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Is Your Vehicle on the "Most Hackable" List?

My first car was a bone-stock 1929 Ford Model A coupe that has been in the family since it was new.

My late grandfather – a machinist on the Lehigh Valley Railroad – drove the car as his everyday vehicle until the late 1940s. My Dad restored the car in his mid-teens and drove it through his high-school years.

And I did the same…

  • Featured Story

    How to Play Q4 Defense: Hedge Your Bets, Up Your Stops and Sell Your Gold

    So far fourth quarter earnings have made a mockery of things.

    Of the 20 S&P 500 companies that have provided Q4 guidance so far, 18 of them have guided lower, "slashing" their forecasts, according to Goldman Sachs and CNBC (as of Monday afternoon).

    What's more, roughly one quarter of the reported earnings have come in flat to middling. According to Capital IQ, overall revenues are up only slightly at 0.34%.

    Yet, for some reason the S&P 500 is only 3.89% off of its highs and is up 12.01% year-to-date through Wednesday afternoon.

    Under the circumstances this suggests two things to me:

    • There's a lot of volatility waiting in the wings; and,
    • The near-term risk is to the downside.
    First, let's tackle the volatility that's still in store; then we'll move on to what you can do to prepare for it.

    The Q4 Earnings Story

    So far this earnings season, roughly one quarter of the S&P 500 has already reported. That leaves the market with nearly 375 companies that have yet to spit out their numbers, roughly 150 alone this week.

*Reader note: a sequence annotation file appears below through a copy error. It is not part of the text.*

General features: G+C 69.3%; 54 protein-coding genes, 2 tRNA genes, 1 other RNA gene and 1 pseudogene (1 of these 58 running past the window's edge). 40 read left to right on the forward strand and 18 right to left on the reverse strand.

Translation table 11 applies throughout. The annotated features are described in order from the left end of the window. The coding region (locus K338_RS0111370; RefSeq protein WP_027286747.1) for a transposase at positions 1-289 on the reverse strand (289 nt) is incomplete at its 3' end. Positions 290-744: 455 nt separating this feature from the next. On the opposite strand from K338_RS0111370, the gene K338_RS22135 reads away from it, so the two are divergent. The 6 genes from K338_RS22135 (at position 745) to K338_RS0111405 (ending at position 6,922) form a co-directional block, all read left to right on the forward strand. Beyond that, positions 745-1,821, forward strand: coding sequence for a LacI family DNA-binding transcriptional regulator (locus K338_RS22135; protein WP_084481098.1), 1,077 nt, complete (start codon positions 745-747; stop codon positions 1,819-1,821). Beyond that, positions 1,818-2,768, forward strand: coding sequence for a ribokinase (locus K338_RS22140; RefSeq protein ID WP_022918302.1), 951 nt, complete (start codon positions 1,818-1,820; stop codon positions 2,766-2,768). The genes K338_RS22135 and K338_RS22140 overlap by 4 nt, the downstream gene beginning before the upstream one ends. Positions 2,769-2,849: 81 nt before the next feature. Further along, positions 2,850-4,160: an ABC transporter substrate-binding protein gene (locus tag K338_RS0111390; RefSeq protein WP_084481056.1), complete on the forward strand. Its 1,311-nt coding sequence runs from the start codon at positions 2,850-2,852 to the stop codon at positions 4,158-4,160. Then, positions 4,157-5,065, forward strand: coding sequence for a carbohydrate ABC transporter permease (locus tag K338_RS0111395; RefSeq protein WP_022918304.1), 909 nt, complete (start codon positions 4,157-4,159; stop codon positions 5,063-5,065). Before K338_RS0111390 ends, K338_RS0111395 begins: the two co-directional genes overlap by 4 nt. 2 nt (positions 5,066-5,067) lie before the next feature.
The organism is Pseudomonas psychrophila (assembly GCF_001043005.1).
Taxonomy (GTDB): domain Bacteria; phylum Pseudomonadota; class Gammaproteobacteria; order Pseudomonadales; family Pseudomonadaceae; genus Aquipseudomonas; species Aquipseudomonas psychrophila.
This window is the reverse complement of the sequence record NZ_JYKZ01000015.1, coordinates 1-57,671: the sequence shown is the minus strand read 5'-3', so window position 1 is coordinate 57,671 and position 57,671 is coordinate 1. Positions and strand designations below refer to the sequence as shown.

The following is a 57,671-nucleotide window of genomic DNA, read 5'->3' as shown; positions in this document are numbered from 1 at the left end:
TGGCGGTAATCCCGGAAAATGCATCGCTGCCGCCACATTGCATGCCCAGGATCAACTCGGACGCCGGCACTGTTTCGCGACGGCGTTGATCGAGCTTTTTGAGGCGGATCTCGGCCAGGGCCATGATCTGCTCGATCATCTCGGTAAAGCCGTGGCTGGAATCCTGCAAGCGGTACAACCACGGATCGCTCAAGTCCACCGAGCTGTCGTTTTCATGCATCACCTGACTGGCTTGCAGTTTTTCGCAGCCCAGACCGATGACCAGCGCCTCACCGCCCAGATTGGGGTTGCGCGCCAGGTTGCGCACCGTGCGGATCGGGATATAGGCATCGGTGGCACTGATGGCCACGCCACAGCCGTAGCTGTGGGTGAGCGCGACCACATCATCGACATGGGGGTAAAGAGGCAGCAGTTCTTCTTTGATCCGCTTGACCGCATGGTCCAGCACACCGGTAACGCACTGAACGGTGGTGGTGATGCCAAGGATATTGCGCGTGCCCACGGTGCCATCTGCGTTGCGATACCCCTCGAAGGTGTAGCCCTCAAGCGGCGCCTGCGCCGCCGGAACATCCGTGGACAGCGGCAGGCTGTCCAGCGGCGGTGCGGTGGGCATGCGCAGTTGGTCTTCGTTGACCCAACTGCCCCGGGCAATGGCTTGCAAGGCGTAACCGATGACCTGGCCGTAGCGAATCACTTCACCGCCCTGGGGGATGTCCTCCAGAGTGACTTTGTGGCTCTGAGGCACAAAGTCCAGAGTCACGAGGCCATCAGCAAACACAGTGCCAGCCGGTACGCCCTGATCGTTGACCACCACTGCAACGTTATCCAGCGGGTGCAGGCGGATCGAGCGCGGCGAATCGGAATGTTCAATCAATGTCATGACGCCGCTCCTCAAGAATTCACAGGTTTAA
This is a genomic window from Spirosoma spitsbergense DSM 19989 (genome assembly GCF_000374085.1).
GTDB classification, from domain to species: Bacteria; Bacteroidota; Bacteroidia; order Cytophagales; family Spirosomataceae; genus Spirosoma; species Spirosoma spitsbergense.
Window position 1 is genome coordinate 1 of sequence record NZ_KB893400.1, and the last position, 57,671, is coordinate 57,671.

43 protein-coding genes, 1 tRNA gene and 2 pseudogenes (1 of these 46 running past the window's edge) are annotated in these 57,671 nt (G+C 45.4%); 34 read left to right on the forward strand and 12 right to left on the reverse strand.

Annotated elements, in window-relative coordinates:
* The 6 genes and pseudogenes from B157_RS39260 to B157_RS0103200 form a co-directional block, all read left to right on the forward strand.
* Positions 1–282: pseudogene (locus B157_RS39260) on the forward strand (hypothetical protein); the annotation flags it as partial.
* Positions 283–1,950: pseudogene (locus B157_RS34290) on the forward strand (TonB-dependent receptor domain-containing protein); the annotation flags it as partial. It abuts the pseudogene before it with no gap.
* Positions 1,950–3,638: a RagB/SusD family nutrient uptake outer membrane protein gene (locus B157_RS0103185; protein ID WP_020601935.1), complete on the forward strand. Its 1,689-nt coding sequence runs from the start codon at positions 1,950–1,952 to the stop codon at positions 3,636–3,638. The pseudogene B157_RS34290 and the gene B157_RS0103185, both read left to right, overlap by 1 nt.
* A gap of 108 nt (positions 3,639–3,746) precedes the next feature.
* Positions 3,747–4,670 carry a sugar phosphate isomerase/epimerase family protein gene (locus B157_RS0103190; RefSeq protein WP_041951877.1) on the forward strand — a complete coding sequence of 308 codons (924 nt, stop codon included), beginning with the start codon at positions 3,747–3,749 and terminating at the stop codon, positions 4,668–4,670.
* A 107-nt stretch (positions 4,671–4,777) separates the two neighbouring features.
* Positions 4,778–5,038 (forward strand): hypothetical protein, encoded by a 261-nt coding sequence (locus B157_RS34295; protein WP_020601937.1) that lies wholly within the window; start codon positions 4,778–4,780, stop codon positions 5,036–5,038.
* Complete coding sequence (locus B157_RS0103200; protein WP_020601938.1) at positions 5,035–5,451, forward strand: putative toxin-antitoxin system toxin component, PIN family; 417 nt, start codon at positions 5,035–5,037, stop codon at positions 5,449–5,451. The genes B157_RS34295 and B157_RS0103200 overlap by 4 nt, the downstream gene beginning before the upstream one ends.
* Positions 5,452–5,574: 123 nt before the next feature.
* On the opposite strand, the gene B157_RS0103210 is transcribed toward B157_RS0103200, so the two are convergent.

Assuming the balance follows the pattern set so far, companies like Caterpillar Inc. (NYSE: CAT), Philip Morris International (NYSE: PM), and 3M Co. (NYSE: MMM) are going to show "respectable" (under the circumstances) numbers while talking about the "challenges" they see ahead.

    Meanwhile, a few others, like DuPont (NYSE: DD) and United Technologies (NYSE: UTX), are going to reflect weakening earnings and revenue pressures leading to further cost-cutting as a means of protecting profits. These will include job cuts.

    I also expect the bulk of the remaining companies will take the opportunity to lower their expectations -- especially when you consider that 61% of the companies as of Monday afternoon missed revenue expectations.

    The irony here is that 61% of the companies that have reported over the same period have also exceeded analysts' expectations.

    Naturally the markets will punish those who missed even when what they should recognize is that the analysts were wrong yet again. But that's another story for another time.

    What's important to understand is that top-tier company management is using this earnings season to accomplish three things.

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  • NYSE: UTX